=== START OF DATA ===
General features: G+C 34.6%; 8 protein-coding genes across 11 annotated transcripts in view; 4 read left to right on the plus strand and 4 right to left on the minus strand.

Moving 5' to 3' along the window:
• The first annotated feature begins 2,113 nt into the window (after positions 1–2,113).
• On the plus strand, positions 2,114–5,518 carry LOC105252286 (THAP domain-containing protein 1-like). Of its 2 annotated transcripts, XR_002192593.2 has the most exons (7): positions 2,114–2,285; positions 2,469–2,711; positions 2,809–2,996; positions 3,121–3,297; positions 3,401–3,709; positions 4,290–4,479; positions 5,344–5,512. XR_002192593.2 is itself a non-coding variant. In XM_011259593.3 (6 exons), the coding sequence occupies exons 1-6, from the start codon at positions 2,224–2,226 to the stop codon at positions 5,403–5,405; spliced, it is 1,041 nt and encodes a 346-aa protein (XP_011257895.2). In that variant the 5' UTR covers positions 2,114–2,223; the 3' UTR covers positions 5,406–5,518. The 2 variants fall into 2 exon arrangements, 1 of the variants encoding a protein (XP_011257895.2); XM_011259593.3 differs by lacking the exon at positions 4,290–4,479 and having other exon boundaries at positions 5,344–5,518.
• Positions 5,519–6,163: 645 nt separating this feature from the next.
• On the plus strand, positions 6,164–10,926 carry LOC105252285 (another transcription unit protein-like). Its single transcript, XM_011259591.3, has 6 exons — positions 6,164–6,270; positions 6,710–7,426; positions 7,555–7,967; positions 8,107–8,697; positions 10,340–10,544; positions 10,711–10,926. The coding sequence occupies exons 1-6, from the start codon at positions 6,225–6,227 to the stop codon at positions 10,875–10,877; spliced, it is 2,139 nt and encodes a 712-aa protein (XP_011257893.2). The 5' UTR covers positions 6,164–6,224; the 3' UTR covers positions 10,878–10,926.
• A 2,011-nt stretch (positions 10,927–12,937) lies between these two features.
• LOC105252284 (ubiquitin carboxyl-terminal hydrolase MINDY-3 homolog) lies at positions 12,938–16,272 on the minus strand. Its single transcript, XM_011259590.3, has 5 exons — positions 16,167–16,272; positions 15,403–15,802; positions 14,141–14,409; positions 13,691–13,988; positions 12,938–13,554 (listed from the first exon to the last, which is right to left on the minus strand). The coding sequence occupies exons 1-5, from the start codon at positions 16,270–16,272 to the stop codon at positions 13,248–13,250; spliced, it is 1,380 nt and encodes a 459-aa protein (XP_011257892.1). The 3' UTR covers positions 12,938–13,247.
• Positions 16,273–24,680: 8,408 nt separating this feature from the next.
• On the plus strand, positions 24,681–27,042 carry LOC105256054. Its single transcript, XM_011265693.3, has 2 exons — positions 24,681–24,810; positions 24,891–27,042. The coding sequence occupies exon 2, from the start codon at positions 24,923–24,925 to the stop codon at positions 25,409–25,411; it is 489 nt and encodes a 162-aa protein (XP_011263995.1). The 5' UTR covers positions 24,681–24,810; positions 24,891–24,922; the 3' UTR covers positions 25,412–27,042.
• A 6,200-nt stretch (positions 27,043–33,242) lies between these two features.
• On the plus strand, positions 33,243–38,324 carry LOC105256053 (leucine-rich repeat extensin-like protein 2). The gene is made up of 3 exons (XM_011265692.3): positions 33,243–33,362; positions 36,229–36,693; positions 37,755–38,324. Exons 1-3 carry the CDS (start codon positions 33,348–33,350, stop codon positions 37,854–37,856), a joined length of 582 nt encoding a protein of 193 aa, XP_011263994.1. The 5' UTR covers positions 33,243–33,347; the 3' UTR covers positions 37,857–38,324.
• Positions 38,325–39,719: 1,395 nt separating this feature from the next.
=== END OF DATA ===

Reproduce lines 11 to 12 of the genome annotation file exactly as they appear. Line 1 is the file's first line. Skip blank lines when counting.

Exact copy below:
• A 6,200-nt stretch (positions 27,043–33,242) lies between these two features.
• On the plus strand, positions 33,243–38,324 carry LOC105256053 (leucine-rich repeat extensin-like protein 2). The gene is made up of 3 exons (XM_011265692.3): positions 33,243–33,362; positions 36,229–36,693; positions 37,755–38,324. Exons 1-3 carry the CDS (start codon positions 33,348–33,350, stop codon positions 37,854–37,856), a joined length of 582 nt encoding a protein of 193 aa, XP_011263994.1. The 5' UTR covers positions 33,243–33,347; the 3' UTR covers positions 37,857–38,324.